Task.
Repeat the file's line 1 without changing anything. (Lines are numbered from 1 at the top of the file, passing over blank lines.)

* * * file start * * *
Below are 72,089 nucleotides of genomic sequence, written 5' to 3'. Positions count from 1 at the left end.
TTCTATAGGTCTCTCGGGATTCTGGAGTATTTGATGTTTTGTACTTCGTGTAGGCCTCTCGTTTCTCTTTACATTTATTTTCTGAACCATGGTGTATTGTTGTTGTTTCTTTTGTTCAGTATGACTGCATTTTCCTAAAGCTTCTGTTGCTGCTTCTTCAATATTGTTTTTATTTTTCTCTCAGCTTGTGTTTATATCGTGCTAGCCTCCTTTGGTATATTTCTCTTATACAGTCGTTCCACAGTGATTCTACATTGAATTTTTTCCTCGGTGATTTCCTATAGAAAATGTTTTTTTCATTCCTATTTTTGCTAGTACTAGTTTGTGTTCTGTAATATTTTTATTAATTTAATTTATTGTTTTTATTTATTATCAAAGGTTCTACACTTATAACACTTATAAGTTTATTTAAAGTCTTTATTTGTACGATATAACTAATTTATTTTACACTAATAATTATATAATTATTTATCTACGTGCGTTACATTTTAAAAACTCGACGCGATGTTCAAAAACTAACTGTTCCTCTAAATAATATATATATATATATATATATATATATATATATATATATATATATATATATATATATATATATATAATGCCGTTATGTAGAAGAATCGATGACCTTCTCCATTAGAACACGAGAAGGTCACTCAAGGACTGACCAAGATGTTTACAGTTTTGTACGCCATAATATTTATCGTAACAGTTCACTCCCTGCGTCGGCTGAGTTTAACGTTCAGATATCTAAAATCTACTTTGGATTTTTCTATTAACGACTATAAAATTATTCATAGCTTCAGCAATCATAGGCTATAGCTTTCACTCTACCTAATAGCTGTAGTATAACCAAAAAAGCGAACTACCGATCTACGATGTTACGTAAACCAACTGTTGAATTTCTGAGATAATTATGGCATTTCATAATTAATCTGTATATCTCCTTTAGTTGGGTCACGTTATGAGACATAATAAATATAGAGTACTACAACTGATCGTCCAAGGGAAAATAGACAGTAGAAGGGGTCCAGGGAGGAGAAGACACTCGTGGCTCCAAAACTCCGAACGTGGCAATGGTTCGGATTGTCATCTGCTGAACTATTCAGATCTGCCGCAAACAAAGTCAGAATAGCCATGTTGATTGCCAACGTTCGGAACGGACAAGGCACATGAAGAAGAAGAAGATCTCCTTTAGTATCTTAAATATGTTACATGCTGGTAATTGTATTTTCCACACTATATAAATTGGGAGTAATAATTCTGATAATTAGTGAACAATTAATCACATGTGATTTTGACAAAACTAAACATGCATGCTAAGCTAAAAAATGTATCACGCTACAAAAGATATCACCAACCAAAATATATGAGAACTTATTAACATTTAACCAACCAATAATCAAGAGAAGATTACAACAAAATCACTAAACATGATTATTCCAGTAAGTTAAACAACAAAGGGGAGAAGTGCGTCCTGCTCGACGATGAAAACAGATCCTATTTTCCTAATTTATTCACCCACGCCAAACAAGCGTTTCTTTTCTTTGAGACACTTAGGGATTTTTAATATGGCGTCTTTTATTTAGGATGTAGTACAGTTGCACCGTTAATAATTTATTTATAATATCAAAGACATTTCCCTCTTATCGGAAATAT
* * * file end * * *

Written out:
Below are 72,089 nucleotides of genomic sequence, written 5' to 3'. Positions count from 1 at the left end.